Head and Neck Cancer: Statistics

Approved by the Cancer.Net Editorial Board, 09/2016

ON THIS PAGE: You will find information about how many people are diagnosed with this type of cancer. You will also learn some general information on surviving the disease. Remember, survival rates depend on several factors. To see other pages, use the menu.

Head and neck cancer accounts for about 3% of all cancers in the United States. This year, an estimated 61,760 people (45,330 men and 16,430 women) will develop head and neck cancer.

It is estimated that 13,190 deaths (9,800 men and 3,390 women) from head and neck cancer will occur this year.

The 5-year survival rate tells you what percent of people live at least 5 years after the cancer is found. Percent means how many out of 100. The 5-year survival rate of people with head and neck cancer varies and depends on several factors. Visit the individual section for a specific type of head and neck cancer for more information about survival statistics (see the Introduction for a complete list.)

It is important to remember that statistics on how many people survive this type of cancer are an estimate. Estimates come from data based on thousands of people with this cancer in the United States each year. So, your own risk may be different. Doctors cannot say for sure how long anyone will live with head and neck cancer. Also, experts measure the survival statistics every 5 years. This means that the estimate may not show the results of better diagnosis or treatment available for less than 5 years. Learn more about understanding statistics.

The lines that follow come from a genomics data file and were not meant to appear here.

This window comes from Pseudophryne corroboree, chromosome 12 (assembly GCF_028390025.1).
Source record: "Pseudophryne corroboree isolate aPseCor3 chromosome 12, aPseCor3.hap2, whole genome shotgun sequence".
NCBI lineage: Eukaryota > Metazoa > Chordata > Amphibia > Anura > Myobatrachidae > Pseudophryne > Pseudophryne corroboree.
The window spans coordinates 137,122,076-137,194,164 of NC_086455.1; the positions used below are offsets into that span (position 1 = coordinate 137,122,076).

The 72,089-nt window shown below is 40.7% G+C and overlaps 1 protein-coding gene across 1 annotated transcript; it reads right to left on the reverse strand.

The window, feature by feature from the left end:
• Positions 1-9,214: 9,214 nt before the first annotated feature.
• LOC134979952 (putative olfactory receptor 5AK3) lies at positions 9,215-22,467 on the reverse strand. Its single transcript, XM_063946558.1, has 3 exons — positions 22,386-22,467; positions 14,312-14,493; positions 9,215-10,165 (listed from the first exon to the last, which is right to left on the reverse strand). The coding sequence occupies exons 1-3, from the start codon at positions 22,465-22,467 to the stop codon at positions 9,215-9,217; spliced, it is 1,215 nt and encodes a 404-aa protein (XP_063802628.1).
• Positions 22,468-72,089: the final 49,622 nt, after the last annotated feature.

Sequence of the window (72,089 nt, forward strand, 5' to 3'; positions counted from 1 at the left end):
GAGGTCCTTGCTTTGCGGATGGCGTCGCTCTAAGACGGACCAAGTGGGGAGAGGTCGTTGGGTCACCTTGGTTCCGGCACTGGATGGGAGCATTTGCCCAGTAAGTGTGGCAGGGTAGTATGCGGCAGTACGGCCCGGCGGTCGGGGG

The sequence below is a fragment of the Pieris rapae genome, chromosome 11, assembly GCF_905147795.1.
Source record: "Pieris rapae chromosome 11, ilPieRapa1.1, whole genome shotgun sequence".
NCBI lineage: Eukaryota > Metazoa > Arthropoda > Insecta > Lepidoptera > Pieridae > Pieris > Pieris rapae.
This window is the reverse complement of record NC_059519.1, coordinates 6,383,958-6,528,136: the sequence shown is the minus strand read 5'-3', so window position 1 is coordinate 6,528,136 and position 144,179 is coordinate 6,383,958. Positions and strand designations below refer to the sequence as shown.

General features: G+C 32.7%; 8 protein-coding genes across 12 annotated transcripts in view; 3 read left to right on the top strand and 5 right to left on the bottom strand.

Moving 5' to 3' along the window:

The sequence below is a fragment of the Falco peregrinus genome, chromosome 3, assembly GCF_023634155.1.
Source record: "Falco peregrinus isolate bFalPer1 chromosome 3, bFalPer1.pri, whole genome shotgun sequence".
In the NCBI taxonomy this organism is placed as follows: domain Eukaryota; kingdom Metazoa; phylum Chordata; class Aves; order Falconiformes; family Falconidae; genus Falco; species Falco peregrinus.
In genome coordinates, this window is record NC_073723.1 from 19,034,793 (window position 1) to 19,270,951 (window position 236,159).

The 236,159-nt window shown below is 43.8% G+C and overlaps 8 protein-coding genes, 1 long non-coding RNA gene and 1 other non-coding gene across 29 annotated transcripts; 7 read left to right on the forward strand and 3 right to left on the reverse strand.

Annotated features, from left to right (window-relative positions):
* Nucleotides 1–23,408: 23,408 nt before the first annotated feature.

Statistics adapted from the American Cancer Society’s publication, Cancer Facts & Figures 2016, and the National Cancer Institute.

The next section in this guide is Risk Factors and Prevention. It explains what factors may increase the chance of developing this type of cancer and ways to help reduce your risk. Or, use the menu to choose another section to continue reading this guide.